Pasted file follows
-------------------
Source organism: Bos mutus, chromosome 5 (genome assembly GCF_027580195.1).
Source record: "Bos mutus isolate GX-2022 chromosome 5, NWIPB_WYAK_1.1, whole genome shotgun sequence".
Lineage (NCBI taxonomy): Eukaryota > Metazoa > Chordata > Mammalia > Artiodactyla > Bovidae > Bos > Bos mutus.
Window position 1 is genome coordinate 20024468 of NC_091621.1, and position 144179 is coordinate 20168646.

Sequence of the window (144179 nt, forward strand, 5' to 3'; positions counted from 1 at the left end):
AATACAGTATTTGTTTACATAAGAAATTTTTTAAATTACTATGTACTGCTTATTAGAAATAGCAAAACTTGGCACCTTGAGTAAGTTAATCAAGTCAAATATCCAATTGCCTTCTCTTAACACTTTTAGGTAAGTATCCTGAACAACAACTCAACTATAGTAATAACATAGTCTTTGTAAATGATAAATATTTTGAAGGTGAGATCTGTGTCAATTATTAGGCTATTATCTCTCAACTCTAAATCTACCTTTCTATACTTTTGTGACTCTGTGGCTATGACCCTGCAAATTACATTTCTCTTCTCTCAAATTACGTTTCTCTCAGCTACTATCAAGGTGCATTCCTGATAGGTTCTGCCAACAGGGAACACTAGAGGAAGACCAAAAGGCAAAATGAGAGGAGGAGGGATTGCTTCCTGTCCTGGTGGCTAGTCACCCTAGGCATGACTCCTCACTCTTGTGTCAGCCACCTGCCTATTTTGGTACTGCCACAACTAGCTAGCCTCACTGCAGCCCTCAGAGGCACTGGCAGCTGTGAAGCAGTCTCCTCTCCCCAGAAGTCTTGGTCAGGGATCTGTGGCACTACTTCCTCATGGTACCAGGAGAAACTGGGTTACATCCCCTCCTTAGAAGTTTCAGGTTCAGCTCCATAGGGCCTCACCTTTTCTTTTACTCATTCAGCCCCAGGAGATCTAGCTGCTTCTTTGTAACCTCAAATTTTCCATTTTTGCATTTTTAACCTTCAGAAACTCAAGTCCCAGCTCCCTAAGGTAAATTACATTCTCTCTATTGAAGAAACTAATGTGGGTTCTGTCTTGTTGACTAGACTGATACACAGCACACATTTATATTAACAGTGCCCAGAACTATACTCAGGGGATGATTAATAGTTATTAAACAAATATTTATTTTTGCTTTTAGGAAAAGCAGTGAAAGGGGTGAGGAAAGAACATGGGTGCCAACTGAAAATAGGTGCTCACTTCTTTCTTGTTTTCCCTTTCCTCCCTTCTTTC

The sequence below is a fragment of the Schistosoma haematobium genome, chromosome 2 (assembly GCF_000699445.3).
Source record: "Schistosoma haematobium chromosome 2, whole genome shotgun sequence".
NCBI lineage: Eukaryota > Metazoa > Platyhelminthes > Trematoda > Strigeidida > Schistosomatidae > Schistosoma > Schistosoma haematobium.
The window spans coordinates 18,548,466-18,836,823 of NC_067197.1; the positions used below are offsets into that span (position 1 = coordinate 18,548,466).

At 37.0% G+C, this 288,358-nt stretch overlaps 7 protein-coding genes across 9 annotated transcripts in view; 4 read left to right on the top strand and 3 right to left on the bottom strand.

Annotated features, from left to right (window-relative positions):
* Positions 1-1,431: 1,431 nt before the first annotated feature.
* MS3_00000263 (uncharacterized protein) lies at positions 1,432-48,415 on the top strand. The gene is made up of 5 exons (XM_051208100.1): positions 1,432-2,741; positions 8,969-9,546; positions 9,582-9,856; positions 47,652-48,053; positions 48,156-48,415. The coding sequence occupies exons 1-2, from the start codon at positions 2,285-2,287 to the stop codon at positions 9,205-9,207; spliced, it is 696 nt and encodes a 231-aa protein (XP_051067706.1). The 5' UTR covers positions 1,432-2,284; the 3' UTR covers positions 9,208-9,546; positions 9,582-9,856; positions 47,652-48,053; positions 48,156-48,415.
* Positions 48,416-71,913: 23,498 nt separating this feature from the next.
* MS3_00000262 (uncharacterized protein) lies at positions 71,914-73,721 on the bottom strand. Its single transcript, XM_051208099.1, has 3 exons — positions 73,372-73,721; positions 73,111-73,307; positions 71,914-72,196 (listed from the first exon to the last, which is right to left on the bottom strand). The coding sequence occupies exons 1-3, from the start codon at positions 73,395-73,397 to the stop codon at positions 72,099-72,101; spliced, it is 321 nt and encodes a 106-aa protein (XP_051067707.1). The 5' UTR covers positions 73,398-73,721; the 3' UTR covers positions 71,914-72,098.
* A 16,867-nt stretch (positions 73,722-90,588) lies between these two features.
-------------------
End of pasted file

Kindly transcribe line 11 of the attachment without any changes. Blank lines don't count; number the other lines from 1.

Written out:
At 37.0% G+C, this 288,358-nt stretch overlaps 7 protein-coding genes across 9 annotated transcripts in view; 4 read left to right on the top strand and 3 right to left on the bottom strand.